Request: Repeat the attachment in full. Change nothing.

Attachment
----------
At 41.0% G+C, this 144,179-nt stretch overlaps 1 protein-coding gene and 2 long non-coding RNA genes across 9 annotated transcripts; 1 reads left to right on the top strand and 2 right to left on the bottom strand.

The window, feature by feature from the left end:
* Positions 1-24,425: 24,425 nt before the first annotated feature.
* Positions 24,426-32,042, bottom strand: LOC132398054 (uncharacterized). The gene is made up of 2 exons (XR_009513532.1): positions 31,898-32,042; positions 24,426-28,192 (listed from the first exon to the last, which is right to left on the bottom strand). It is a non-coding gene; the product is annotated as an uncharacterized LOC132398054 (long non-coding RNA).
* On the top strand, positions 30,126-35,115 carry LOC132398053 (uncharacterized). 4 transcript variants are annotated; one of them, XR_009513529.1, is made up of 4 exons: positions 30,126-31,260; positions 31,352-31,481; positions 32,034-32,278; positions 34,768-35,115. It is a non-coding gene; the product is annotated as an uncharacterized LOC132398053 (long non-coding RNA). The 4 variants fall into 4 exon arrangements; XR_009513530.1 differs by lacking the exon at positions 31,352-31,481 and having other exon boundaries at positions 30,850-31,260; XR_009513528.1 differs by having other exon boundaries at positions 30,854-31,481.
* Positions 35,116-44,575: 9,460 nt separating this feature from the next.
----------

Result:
At 41.0% G+C, this 144,179-nt stretch overlaps 1 protein-coding gene and 2 long non-coding RNA genes across 9 annotated transcripts; 1 reads left to right on the top strand and 2 right to left on the bottom strand.

The window, feature by feature from the left end:
* Positions 1-24,425: 24,425 nt before the first annotated feature.
* Positions 24,426-32,042, bottom strand: LOC132398054 (uncharacterized). The gene is made up of 2 exons (XR_009513532.1): positions 31,898-32,042; positions 24,426-28,192 (listed from the first exon to the last, which is right to left on the bottom strand). It is a non-coding gene; the product is annotated as an uncharacterized LOC132398054 (long non-coding RNA).
* On the top strand, positions 30,126-35,115 carry LOC132398053 (uncharacterized). 4 transcript variants are annotated; one of them, XR_009513529.1, is made up of 4 exons: positions 30,126-31,260; positions 31,352-31,481; positions 32,034-32,278; positions 34,768-35,115. It is a non-coding gene; the product is annotated as an uncharacterized LOC132398053 (long non-coding RNA). The 4 variants fall into 4 exon arrangements; XR_009513530.1 differs by lacking the exon at positions 31,352-31,481 and having other exon boundaries at positions 30,850-31,260; XR_009513528.1 differs by having other exon boundaries at positions 30,854-31,481.
* Positions 35,116-44,575: 9,460 nt separating this feature from the next.